Failure to Protect the Population
Three years after the 2011 post-election violence, the Ivorian government, now partly consisting of former New Forces fighters, has made some progress in redeploying and equipping police, gendarmes, and judicial officers across the north.

However, analysts, victims, and local government officials told Human Rights Watch that the security forces routinely fail to protect the population from criminals, because the security forces are inadequately equipped to handle the scale of the problem, and to a lesser extent because of what those interviewed believed to be indifference.

Several gendarmes and policemen said that they lack enough vehicles and fuel to respond to the widespread banditry, and that their operational budgets are far below what is needed to fulfill their mandate. They said several gendarme brigades have only one vehicle, while others lack vehicles altogether.

One gendarme said: “We do patrols every day by vehicle and on market days we make sure to go up and down the roads. But we do not have enough means. One car to cover a wide terrain, you cannot cover it all and the bandits move quickly.”

Others said they didn’t have sufficient arms to respond to the armed bandits. One said: “We do not have enough arms and these bandits are heavily armed with war weapons. So you see the risks we are taking.”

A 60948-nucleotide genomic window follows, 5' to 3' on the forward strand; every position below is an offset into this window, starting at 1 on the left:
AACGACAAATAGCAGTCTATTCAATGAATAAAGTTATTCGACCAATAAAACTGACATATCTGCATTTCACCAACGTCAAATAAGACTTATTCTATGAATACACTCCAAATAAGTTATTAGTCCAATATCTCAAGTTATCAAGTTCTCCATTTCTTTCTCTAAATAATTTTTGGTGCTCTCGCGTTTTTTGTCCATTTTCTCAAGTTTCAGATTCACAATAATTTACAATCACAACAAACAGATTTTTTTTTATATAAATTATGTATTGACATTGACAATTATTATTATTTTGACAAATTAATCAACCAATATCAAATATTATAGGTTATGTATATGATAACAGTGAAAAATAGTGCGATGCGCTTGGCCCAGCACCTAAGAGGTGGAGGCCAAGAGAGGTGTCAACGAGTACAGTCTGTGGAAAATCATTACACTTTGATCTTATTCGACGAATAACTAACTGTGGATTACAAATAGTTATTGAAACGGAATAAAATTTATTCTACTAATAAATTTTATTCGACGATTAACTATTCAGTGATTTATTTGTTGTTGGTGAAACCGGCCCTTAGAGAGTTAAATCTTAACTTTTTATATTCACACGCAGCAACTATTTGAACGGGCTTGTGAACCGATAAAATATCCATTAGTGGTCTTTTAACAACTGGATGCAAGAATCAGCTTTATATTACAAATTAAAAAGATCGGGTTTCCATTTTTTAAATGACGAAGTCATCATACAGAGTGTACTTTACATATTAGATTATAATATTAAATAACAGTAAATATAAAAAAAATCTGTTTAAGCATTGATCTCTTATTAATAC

For several years, security forces blamed the lack of equipment on an arms embargo, imposed by the UN in 2004. However, in April 2014 the UN Security Council modified the sanctions to allow for the sale of non-lethal equipment, technical aid, training, or financial assistance to enable Ivorian security forces to maintain public order. But lifting the embargo appeared to have had little impact on the ability of the gendarmes and police to respond to armed attacks.

Bouaké’s administrative head, or Préfet, Aka Konin, expressed concern at the rising violence and the limited ability of security forces to respond effectively: “There was a peak of violence earlier in the year (around the big holidays) and we responded. But the bandits have their strategy and they resurface. The police and the gendarmes do not have enough equipment to respond to the bandits.”

That said, numerous drivers and passengers said security force patrols along major highways, including efforts to reinforce security by increasing patrols and escorting vehicles around holiday periods, appeared to reduce attacks; some witnesses described how patrols interrupted attacks in progress. A Bouaké resident who manages the AVS bus company, which has been attacked several times in 2014, said: